DoubleView ofNothing More
at Rocklahoma 2014
NM is different from your average rock band; they experiment in electronic enhancers while still sticking to their hardcore roots. Their musicianship is evident from the first note you hear and it is clear that the committed quartet values true musicality over simple, headbanging noise that some bands play.
When I talk about NM’s musicality, I am thinking of layers. Layers upon layers of sounds. Different rhythms and chords all interwoven. Sure there is the classic bass line with drums to complement it, lead guitar, and vocals. But there is always something else underneath: an electronic beat or an underlying accent on certain beats. Really, what I am saying is that Nothing More’s music is interesting.
“So, when we constructed this record, we really built it in layers. It’s a record that, if you’re…someone who just likes the melody and you just like the chorus of the song, you can listen to this record just like that and be perfectly happy. But, if you’re someone who likes to dig a little bit deeper and find the meaning behind the lyrics and double meanings and words that pivot off each other and form different interpretations, then this record is for you. It’s got that element, too. We try to make it fulfill both qualities.
“[But], we don’t have a goal—and I think I can speak for all of us when I say this—we don’t want them to think any one thing. We just want them to think. Think and feel. We want them to leave changed, whatever that means.”
Bassist Daniel Oliver adds in with his own view on the album, “I think another really neat thing about this record is that all four of us in the band are writers, and this records is about…very real things that happened to us over the period we wrote it. It was a very difficult couple of years for the band and for all of us as individuals…It’s cool writing because we all connect with each others’ experiences and in some way can relate; to be able to pull all that together to create this unified story is a cool experience and it’ll be a cool album at the end of the day.”
“We have this cool dynamic…when we’re writing,” says Oliver. “It’s like no one person ever just writes a song completely. Like, it’s extremely rare that that happens.
“Someone comes up with an idea and someone else…adds to it and it’s like a perpetual motion machine where you say something…and it suddenly sparks this idea [so] we chase all these trails and refine and refine and refine till all four of us are happy with the message and with the music and with the melody.”
Hawkins adds in, “I think the biggest learning experience we’ve had through it all is that the best songs that we’ve written have usually come out of the times when we…put our egos down and we really were kind of more pure at heart in a sense that we didn’t mind if our idea got shot down because it wasn’t about our idea, it was about this thing that we were all creating together. It’s in that moment where I think everybody kind of aligns and the creative flow just starts happening faster and faster and it gets more powerful. It really is a game of trying to lay down your ego and just be open-minded.”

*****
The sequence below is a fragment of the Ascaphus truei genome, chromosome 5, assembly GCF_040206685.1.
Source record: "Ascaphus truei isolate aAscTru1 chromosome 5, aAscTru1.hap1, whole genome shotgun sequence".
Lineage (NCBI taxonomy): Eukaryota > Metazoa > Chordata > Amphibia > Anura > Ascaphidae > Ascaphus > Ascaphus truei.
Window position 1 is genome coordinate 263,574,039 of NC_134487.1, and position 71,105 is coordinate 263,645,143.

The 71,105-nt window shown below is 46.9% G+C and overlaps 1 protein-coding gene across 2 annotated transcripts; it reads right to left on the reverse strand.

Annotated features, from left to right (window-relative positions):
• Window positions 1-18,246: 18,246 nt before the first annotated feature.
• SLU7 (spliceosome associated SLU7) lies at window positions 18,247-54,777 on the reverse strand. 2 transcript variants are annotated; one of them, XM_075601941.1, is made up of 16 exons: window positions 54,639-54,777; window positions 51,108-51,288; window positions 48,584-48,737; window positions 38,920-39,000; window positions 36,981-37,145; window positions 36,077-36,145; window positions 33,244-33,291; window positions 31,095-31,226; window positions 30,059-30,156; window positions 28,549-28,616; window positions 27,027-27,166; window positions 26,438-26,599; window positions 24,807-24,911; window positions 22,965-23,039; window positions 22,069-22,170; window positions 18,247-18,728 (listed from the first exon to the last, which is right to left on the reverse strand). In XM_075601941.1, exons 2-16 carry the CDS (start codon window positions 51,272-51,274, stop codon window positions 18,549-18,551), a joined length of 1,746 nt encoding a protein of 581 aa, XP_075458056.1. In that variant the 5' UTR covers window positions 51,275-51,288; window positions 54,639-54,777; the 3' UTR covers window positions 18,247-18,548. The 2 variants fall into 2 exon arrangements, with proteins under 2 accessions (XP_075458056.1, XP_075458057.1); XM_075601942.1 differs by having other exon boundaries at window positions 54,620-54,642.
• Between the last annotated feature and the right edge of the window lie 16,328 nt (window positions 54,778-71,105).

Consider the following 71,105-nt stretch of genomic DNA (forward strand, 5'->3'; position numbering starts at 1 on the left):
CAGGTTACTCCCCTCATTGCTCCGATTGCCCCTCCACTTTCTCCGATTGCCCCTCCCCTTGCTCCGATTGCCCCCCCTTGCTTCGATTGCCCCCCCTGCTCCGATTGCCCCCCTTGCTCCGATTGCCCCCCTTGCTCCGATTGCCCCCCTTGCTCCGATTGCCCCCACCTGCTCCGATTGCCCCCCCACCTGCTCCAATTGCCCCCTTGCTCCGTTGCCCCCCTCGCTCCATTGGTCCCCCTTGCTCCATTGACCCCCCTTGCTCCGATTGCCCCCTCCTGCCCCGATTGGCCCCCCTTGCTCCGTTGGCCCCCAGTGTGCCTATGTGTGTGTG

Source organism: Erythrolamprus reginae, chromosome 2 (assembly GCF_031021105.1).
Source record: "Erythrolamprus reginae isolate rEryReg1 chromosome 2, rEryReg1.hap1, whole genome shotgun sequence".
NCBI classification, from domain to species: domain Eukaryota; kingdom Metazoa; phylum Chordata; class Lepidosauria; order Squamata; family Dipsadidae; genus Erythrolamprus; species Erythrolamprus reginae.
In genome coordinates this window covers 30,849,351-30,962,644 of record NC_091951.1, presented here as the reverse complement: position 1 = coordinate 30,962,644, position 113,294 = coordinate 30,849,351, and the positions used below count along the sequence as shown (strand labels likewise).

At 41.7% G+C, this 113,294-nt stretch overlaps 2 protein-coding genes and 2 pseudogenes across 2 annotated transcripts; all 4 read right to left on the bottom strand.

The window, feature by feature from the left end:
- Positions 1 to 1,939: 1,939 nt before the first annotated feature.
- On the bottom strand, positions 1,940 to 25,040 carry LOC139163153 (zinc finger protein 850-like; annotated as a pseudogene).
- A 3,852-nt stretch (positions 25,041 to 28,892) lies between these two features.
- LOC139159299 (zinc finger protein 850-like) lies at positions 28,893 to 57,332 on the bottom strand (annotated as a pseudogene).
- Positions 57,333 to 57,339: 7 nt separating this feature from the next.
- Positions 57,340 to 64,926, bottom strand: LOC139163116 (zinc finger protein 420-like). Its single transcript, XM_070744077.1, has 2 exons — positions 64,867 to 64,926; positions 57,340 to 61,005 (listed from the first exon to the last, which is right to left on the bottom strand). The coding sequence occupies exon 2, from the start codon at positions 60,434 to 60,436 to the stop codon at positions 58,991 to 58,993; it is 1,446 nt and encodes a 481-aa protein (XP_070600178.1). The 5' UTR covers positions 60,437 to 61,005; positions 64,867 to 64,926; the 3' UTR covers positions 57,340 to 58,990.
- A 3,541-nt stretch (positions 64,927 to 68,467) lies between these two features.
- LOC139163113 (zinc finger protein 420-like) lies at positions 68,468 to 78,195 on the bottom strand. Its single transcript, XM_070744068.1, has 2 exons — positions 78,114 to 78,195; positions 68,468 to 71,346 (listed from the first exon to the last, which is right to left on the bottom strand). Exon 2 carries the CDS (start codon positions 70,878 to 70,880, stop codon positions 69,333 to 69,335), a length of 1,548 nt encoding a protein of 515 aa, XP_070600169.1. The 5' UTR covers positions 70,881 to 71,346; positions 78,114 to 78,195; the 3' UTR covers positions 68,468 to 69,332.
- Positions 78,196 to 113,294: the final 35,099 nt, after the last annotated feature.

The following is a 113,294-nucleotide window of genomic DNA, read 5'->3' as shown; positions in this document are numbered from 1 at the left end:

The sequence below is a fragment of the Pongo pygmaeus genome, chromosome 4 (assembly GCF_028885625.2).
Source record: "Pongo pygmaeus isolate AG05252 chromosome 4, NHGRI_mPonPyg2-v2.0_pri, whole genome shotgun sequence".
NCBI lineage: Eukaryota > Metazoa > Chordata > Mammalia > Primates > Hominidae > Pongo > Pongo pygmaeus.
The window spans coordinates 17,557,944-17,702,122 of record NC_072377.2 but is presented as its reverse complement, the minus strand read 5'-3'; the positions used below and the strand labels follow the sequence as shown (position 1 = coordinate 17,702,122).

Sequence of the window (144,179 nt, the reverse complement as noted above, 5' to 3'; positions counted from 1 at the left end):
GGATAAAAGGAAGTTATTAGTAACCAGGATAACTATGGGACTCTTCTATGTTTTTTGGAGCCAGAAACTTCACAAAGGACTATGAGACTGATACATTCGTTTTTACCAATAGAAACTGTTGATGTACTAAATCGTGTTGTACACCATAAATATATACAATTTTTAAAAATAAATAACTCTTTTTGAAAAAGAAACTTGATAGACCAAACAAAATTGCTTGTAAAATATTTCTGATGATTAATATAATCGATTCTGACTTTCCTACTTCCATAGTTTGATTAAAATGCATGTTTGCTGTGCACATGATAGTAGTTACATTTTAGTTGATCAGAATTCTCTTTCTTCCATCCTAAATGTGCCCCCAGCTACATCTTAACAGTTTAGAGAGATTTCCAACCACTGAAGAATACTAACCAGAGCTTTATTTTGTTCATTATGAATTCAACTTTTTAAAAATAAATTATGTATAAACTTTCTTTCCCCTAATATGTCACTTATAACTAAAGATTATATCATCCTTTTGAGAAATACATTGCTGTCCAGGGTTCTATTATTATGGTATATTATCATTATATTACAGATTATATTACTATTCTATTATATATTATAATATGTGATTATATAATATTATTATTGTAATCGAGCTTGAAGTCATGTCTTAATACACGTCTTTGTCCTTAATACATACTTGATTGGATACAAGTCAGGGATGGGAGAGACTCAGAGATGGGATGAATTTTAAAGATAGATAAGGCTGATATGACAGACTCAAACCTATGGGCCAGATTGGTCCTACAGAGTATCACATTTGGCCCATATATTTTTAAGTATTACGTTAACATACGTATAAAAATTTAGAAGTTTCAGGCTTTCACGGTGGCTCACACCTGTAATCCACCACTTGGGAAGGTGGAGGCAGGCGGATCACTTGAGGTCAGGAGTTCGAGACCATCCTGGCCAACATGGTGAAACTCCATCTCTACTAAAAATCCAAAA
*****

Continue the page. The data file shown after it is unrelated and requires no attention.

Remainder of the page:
“I hope this is encouraging to anyone out there who is listening to this who may be looking for band members for their own thing or looking for Mrs. Right or Mr. Right just in relational sense…I think all the winding roads we went down before we found the final four of us, they shaped us in these ways that prepared us and created who we are…We wouldn’t have been that without going down those roads and going through those experiences. Of course we all wish we could have found each other, found that perfect lineup much earlier, but I’m glad that we didn’t because we wouldn’t be who we are today, which we are very happy with.”
Nothing comes easily, and Nothing More sure as heck didn’t come easily. “I was the last to join the band before the drummer and this band has just been so hardcore that people will come in and adopt it, but they would fall away,” comments Oliver. “It’s been a cool ride. Like [Hawkins] said, it’s been hard and f**king amazing and it’s shaped us all…It’s an experience you can’t buy.”
Hawkins throws his whole body and mind into the show. He sweats intensely and stamps around the stage. As he moves, you can see every muscle in his body tense up with energy and love of music. He performs barefoot, and stands and stamps on the eccentric duo of drums at the front of the stage, using it as a platform while temporarily joining the rhythm section.
At one point during their set, Oliver, Hawkins, and Vollelunga dropped their instruments/microphone and picked up drumsticks. Each departed to a separate part of the stage where a drum was set up and booming began to echo across the massive field. Energy buzzed in and whizzed through the air like electricity and shivers crawled down everyone’s spines.
Earlier in the show, a protruding platform of sorts was set up next to the microphone stand and Mark Vollelunga’s guitar was attached to it. The entire contraption including the guitar was pushed so it began to spin in circles; somehow Vollelunga continued to play the guitar despite the motion.
Charismatic and extremely fun, the crowd (and I) had a blast during NM’s set and I was sad to see them walk off the stage.
Nothing More is an AMAZING band. Be sure to buy their album as soon as it comes out!
Zoe Adler is a music journalist from Long Beach, California. Besides her website, which is her pride and joy, she works with the GRAMMY Foundation and the Long Beach Independent. Additionally, Ms. Adler is a musician, spending half of her time playing the flute, piccolo, trombone, and marching baritone. She has been with TeenView Music since the very start and hopes to make something of it in the future.